10,000 Waiting for Food Stamps in SF East Bay

     SAN FRANCISCO (CN) – A class action claims Alameda County’s failure to process food stamp requests within the time required by law has caused a backlog of more than 10,000 people waiting for food assistance.
     Lead plaintiff Donald Ray Lilley slapped the county, its board of supervisors and social services agency director Lori Cox with a federal class action Tuesday.
     The lawsuit claims the county violates state and federal laws that require it to process applications for CalFresh food stamp benefits within 30 days. The law also requires the county to decide on eligibility for people in emergency situations within three days.
     “The county has a longstanding policy, pattern, practice and custom of failing and refusing to timely process CalFresh applications,” the 15-page lawsuit states.
     Alameda County, the seventh most populous county in California, has more than 1.5 million residents with a median household income of $67,000, according to 2010 census data. The East Bay county includes the cities of Oakland and Berkeley and had 12.9 percent of its residents living in poverty in 2013, according to a 2015 study by the Silicon Valley Institute for Regional Studies.
     The county ranked dead last among the state’s 58 counties for processing food stamp requests on time, according to a state Department of Social Services report on processing times between August 2014 and July 2015.
     Alameda County’s most recent data shows 10,657 CalFresh applications pending with no decision rendered at the end of July.
     Lilley, a disabled Livermore resident, gets general assistance benefits from the government but lacks the funds needed to buy food after he pays rent each month, according to the complaint. He applied for CalFresh benefits on Aug. 7 but had not received word on his application as of Sept. 29 when the suit was filed.
     Co-plaintiff Jarvis Johnson, a 53-year-old disabled Oakland resident, receives $336 per month in general assistance. After paying rent and utilities, Johnson is left with only $10 to spend on food and other essentials each month.
     Johnson applied for food stamps on Sept. 10 and requested an expedited response on Sept. 21. He was still waiting for a decision on Sept. 29, according to the complaint.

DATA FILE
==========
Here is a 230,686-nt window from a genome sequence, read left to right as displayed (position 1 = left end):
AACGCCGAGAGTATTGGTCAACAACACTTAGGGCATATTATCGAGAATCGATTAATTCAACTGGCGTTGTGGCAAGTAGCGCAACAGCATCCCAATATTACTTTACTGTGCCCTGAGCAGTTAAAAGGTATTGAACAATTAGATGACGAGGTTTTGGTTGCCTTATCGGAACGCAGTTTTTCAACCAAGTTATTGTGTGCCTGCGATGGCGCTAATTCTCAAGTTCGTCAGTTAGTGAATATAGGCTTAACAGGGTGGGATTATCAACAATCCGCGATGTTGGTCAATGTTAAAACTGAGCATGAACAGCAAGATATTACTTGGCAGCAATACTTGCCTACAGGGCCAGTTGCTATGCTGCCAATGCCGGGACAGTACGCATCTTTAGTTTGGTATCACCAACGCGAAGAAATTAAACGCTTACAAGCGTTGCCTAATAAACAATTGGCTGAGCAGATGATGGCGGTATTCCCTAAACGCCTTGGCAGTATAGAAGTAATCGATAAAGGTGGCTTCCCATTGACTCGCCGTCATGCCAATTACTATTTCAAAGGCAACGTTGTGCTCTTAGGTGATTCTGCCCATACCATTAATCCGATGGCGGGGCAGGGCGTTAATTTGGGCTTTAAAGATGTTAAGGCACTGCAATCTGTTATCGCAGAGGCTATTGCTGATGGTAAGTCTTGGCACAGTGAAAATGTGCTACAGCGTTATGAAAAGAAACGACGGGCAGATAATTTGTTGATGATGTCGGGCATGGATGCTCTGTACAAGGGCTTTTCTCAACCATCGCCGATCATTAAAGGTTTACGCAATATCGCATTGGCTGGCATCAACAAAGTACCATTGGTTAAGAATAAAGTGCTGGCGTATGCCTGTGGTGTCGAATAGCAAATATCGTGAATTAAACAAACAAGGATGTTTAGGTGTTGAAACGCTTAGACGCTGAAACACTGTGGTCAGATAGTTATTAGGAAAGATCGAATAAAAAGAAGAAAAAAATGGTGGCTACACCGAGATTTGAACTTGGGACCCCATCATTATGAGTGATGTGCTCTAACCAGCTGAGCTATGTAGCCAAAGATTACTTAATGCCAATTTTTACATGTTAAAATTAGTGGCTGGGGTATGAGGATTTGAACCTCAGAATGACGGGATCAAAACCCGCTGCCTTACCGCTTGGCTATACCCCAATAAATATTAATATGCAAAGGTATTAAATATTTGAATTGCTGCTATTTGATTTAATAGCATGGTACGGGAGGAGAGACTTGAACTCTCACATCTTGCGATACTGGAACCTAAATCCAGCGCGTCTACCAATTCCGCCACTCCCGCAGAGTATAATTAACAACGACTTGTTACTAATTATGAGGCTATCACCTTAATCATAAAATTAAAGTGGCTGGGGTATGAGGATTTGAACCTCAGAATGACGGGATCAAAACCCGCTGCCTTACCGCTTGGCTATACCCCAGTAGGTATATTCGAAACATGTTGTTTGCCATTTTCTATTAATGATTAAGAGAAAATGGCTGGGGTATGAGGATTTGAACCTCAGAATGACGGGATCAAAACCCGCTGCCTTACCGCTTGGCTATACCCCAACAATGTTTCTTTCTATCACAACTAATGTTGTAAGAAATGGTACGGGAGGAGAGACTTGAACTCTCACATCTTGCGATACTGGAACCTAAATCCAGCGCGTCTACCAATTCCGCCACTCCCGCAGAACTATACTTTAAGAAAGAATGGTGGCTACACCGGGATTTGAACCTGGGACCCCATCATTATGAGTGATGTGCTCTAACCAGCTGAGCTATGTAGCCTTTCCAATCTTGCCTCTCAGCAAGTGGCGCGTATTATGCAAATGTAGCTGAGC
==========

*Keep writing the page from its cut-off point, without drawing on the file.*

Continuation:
A third plaintiff, Berkeley resident Daniel Mallory, lost his job and had wages withheld by his employer, the suit claims. He applied for benefits on Sept. 3, indicating that his housing costs exceed his income and resources. However, he was still waiting for a response to his application 25 days later, the complaint claims.
     The county processed an average 19.4 percent of applications late over the last year according to county records cited in the complaint, and its data-keeping system is not set up to correctly record stats on the lateness of expedited food stamp requests according to a county food stamp handbook cited in the complaint.
     That discrepancy leads the plaintiffs to conclude that delays in processing expedited food stamp requests are “even worse than the data reported” by the county, the complaint says.
     The plaintiffs seek class certification, a declaration and a temporary restraining order and preliminary injunction to force the county to process applications within state and federal mandated timelines.
     They are represented by Lauren Hansen of the Public Interest Law Project in Oakland.
     The county’s food assistance webpage states: “If you qualify for CalFresh, you will receive benefits no later than 30 days from the date the office received your application. If you have very little or no income and less than $100 in cash, you may be eligible to receive CalFresh within three days.”
     Individuals earning $1,946 or less per month and three-person households earning $3,300 or less each month qualify for food stamp benefits, according to the county’s website.
     Alameda County doles out an average of $149.79 per person and $295 per household in food stamp benefits each month, according to its website.
     The Alameda County Administrator’s Office could not be reached for comment after business hours on Tuesday.

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